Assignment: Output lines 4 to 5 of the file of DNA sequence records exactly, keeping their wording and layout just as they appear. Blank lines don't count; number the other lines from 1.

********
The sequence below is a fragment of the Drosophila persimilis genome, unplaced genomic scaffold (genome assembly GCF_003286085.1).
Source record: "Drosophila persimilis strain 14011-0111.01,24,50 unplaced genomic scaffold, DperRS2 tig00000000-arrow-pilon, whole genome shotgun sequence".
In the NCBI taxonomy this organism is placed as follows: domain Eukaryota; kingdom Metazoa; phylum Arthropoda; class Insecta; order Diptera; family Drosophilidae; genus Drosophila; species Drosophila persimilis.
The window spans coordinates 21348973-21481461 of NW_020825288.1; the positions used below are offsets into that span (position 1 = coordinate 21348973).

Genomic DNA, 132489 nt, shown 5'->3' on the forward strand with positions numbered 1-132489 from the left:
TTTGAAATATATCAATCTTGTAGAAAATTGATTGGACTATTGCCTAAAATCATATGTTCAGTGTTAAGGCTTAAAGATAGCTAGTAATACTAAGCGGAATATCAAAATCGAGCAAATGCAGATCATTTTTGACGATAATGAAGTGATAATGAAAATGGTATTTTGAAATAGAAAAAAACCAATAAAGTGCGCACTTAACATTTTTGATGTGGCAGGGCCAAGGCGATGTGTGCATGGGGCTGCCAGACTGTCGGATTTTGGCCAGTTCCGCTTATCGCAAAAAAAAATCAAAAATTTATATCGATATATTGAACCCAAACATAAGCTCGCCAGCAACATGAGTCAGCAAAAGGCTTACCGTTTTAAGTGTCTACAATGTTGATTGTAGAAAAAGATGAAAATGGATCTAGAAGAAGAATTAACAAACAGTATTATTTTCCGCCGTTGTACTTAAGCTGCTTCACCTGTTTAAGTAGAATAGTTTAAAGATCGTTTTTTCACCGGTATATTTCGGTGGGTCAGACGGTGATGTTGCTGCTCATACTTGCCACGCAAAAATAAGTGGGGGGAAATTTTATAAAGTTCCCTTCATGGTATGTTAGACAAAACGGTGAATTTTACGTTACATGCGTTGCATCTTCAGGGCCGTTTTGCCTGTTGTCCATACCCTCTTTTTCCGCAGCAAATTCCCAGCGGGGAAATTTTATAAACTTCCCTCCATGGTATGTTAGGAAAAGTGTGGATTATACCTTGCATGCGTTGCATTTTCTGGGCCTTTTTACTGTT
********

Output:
The window spans coordinates 21348973-21481461 of NW_020825288.1; the positions used below are offsets into that span (position 1 = coordinate 21348973).

Genomic DNA, 132489 nt, shown 5'->3' on the forward strand with positions numbered 1-132489 from the left: